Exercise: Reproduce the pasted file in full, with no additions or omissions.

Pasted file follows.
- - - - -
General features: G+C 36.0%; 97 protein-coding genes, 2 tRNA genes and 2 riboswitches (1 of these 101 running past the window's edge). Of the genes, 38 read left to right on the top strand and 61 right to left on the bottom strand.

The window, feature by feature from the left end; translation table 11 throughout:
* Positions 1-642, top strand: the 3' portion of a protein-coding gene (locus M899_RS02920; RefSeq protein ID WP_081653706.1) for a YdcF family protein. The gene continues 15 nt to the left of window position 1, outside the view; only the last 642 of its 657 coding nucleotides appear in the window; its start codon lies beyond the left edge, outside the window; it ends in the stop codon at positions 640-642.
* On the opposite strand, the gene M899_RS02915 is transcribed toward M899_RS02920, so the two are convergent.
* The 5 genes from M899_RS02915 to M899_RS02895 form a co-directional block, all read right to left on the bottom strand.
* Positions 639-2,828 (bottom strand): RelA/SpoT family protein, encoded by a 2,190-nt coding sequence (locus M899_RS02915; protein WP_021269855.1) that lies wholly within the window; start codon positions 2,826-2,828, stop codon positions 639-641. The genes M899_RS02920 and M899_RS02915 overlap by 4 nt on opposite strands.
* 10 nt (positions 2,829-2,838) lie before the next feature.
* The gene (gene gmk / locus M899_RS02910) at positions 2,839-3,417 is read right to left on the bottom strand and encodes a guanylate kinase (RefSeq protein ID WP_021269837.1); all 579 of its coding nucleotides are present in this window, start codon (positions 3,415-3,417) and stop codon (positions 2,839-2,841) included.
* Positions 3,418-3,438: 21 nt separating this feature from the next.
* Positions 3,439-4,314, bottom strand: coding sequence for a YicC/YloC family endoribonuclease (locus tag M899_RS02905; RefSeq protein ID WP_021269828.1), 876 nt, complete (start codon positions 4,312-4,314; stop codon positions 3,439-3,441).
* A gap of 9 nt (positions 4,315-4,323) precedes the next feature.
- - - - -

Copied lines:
General features: G+C 36.0%; 97 protein-coding genes, 2 tRNA genes and 2 riboswitches (1 of these 101 running past the window's edge). Of the genes, 38 read left to right on the top strand and 61 right to left on the bottom strand.

The window, feature by feature from the left end; translation table 11 throughout:
* Positions 1-642, top strand: the 3' portion of a protein-coding gene (locus M899_RS02920; RefSeq protein ID WP_081653706.1) for a YdcF family protein. The gene continues 15 nt to the left of window position 1, outside the view; only the last 642 of its 657 coding nucleotides appear in the window; its start codon lies beyond the left edge, outside the window; it ends in the stop codon at positions 640-642.
* On the opposite strand, the gene M899_RS02915 is transcribed toward M899_RS02920, so the two are convergent.
* The 5 genes from M899_RS02915 to M899_RS02895 form a co-directional block, all read right to left on the bottom strand.
* Positions 639-2,828 (bottom strand): RelA/SpoT family protein, encoded by a 2,190-nt coding sequence (locus M899_RS02915; protein WP_021269855.1) that lies wholly within the window; start codon positions 2,826-2,828, stop codon positions 639-641. The genes M899_RS02920 and M899_RS02915 overlap by 4 nt on opposite strands.
* 10 nt (positions 2,829-2,838) lie before the next feature.
* The gene (gene gmk / locus M899_RS02910) at positions 2,839-3,417 is read right to left on the bottom strand and encodes a guanylate kinase (RefSeq protein ID WP_021269837.1); all 579 of its coding nucleotides are present in this window, start codon (positions 3,415-3,417) and stop codon (positions 2,839-2,841) included.
* Positions 3,418-3,438: 21 nt separating this feature from the next.
* Positions 3,439-4,314, bottom strand: coding sequence for a YicC/YloC family endoribonuclease (locus tag M899_RS02905; RefSeq protein ID WP_021269828.1), 876 nt, complete (start codon positions 4,312-4,314; stop codon positions 3,439-3,441).
* A gap of 9 nt (positions 4,315-4,323) precedes the next feature.